I’m normally not one to decorate for decoration’s sake. Part of this is because I suck at the aesthetics. I was not blessed with an overabundance of artistic skill. When it comes to drawing, I peaked at stick men (side note: I did write my own stick man comics in elementary school. it rocked). I’m also more about the food than the presentation. As my dad says, it’s going to look worse on the way out (thanks, dad).
Every now and then I like to flex my puny artistic muscle. Normally this serves a reminder as to why I don’t do this very often. Every now and then, however, things work out. Thursday was one of those days.
Like I said before, holidays have great themed culinary conentations. The eyeball cupcakes were a hit at work and I have to say I was quite pleased with these meringue ghosties. I got the idea from a post at 101 Cookbooks.
Meringue is a mythical beast for some; myself included. Sometimes it feels like you can do everything “right” and still crash and burn. Because of this I strongly recommend having a can of meringue powder ready in case disaster strikes. With this, you have two options. You can use it as back up or you can just screw from-scratch and follow the recipe on the can. I did the former. My from-scratch attempt was faltering so I added a bit of meringue powder and water. Success!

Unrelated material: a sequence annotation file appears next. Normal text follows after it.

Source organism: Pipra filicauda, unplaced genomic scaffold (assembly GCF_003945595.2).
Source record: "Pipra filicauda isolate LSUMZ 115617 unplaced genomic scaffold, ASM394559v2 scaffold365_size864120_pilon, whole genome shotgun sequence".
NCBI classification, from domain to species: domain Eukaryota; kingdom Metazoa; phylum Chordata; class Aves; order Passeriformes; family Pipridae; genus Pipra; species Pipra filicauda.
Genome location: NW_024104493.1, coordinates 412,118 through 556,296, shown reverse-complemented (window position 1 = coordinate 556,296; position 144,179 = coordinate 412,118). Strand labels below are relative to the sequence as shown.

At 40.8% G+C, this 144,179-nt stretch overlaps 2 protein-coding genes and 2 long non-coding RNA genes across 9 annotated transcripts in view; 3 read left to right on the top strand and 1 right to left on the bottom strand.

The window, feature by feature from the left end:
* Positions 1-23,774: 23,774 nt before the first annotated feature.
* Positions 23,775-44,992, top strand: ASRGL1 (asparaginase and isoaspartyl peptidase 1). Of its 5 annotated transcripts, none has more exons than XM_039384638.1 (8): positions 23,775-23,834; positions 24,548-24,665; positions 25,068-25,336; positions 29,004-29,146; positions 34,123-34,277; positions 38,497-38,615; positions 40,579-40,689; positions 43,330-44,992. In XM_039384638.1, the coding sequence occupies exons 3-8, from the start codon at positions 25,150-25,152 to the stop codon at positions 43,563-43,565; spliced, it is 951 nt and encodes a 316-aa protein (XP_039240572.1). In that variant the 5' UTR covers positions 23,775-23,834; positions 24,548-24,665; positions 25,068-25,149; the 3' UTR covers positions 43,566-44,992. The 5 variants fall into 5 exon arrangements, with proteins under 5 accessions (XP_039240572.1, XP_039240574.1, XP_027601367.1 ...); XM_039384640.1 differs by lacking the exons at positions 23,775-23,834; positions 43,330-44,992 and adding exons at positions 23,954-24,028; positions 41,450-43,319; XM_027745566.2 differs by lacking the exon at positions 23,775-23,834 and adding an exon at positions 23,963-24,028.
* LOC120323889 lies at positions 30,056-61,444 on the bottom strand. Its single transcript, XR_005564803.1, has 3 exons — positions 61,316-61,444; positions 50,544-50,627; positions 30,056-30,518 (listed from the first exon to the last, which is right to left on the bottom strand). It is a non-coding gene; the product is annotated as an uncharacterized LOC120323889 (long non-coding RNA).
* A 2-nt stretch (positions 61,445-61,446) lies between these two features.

adapted from 101 Cookbooks
Two large egg whites, room temperature
Three-finger pinch of salt
1/4 tsp cream of tartar
1/2 cup of confectioners sugar
Meringue powder and water (as backup!)
Combine the egg whites, salt and cream of tartar into a bowl and, using a hand or stand mixer, mix until frothy. Medium/medium-fast works fine here. At this point set your mixing speed to low and slowly add the confectioners sugar. Add it quickly and you’ll get a nice cloud of sugar dust.
Mix. Keep mixing. Mix some more. You’re going to be mixing for at least 20 minutes; probably more. The volume should increase significantly (double/triple in size) and the consistency should be thick and light. The meringue should form stiff peaks. (somewhere during this stage I concluded I was down the road of failure and started adding meringue powder and water. No measurements on this!)
Once at this point add to a pastry bag or a large plastic bag with a tip cut off and begin piping. I piped these similarly to the way you fill a cone with softserve ice cream. Start with a circle the size you want and keeping narrowing the spiral as you reach the top; eventually reaching a tip. Put two cinnamon decors on each as the eyes.